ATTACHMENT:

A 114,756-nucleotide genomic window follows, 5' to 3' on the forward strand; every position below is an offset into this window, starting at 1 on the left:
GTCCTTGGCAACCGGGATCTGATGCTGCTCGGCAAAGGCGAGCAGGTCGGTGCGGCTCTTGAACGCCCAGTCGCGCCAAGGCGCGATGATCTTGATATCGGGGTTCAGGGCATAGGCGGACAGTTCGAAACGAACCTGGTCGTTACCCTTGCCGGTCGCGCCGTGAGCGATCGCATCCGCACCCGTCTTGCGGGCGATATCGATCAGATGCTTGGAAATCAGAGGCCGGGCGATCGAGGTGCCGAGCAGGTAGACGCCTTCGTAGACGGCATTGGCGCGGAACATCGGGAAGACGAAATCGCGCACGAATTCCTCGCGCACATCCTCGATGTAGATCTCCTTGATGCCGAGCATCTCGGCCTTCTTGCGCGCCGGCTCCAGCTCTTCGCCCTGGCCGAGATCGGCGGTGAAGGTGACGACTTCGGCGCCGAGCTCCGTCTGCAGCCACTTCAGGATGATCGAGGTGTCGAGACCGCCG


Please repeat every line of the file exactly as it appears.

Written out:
A 114,756-nucleotide genomic window follows, 5' to 3' on the forward strand; every position below is an offset into this window, starting at 1 on the left:
GTCCTTGGCAACCGGGATCTGATGCTGCTCGGCAAAGGCGAGCAGGTCGGTGCGGCTCTTGAACGCCCAGTCGCGCCAAGGCGCGATGATCTTGATATCGGGGTTCAGGGCATAGGCGGACAGTTCGAAACGAACCTGGTCGTTACCCTTGCCGGTCGCGCCGTGAGCGATCGCATCCGCACCCGTCTTGCGGGCGATATCGATCAGATGCTTGGAAATCAGAGGCCGGGCGATCGAGGTGCCGAGCAGGTAGACGCCTTCGTAGACGGCATTGGCGCGGAACATCGGGAAGACGAAATCGCGCACGAATTCCTCGCGCACATCCTCGATGTAGATCTCCTTGATGCCGAGCATCTCGGCCTTCTTGCGCGCCGGCTCCAGCTCTTCGCCCTGGCCGAGATCGGCGGTGAAGGTGACGACTTCGGCGCCGAGCTCCGTCTGCAGCCACTTCAGGATGATCGAGGTGTCGAGACCGCCG